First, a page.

Woodbridge, UK: RAIB report recommendations have wide implications for user worked level crossings

15 Dec

The Rail Accident Investigation Branch (RAIB) has published the report of its investigation into the collision that occurred on the passive Jetty Avenue user worked crossing (UWC) in Woodbridge, Suffolk, on July 14th, 2013. The report contains five recommendations that have implications for the management of UWCs in Great Britain (these are detailed in full at the end of this blog post). The early evening collision involved a passenger train approaching Woodbridge station in daylight and at low speed. The train was not derailed, but the car driver suffered minor injuries.

The car driver was using the level crossing to access a private boatyard situated between the railway and the River Deben. He was a volunteer, assisting in removing equipment following a local regatta which had been held partly on land owned by the boatyard earlier in the day. The car driver had used the level crossing on previous occasions, but had not been briefed on its use.

There were no telephones or warning lights at the crossing so safe use depended on vehicle drivers looking for approaching trains. The car driver, who was an occasional user of the level crosssing, normally relied on checking for trains by looking up and down the railway when swinging open the vehicular gates on foot. He did this because he was aware that his view of the railway would be obscured as he returned to the car and drove it towards the crossing. A curve in the railway meant that the train involved in the accident was not visible to the car driver when he was at the crossing, and could only be seen from this location after the driver had begun to return to his car. The driver did not become aware of the train until he had driven his car into its path.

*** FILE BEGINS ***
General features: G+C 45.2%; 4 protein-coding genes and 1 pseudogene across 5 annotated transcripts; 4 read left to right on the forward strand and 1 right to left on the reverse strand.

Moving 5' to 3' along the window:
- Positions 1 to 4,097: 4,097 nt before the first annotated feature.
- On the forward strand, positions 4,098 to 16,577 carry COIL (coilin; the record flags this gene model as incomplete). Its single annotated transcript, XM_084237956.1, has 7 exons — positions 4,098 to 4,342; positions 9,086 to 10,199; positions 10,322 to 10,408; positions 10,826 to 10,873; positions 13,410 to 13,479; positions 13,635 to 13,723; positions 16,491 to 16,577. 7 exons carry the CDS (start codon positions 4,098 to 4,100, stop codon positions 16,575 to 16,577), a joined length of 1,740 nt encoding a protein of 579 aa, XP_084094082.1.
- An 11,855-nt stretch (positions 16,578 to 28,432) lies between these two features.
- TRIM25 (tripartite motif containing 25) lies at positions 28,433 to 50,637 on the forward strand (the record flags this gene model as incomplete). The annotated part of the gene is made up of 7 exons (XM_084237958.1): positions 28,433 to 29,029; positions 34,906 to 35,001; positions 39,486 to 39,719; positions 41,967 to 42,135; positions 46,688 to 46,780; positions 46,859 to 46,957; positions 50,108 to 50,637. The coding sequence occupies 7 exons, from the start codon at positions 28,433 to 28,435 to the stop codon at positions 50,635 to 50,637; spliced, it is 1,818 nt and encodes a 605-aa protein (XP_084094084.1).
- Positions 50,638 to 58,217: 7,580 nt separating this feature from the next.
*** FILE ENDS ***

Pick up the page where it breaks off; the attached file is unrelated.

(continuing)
The RAIB investigation has found that instructions given to car drivers using this, and similar, user worked level crossings were inadequate. It also found that Network Rail’s method for ensuring that vehicle drivers have an adequate view of approaching trains was incompatible with the characteristics of both the car involved in the accident and many of the vehicles expected to use crossings of this type.

The RAIB believes it is possible that the accident at Jetty Avenue UWC could have been avoided by full implementation of two Recommendations in its title=”2009 report”>http://www.raib.gov.uk/publications/investigation_reports/reports_2009/report132009.cfm) 2009 report: Investigation into safety at user worked crossings’. These relate to guiding vehicle drivers to stop at an appropriate place before deciding whether it is safe to cross the railway.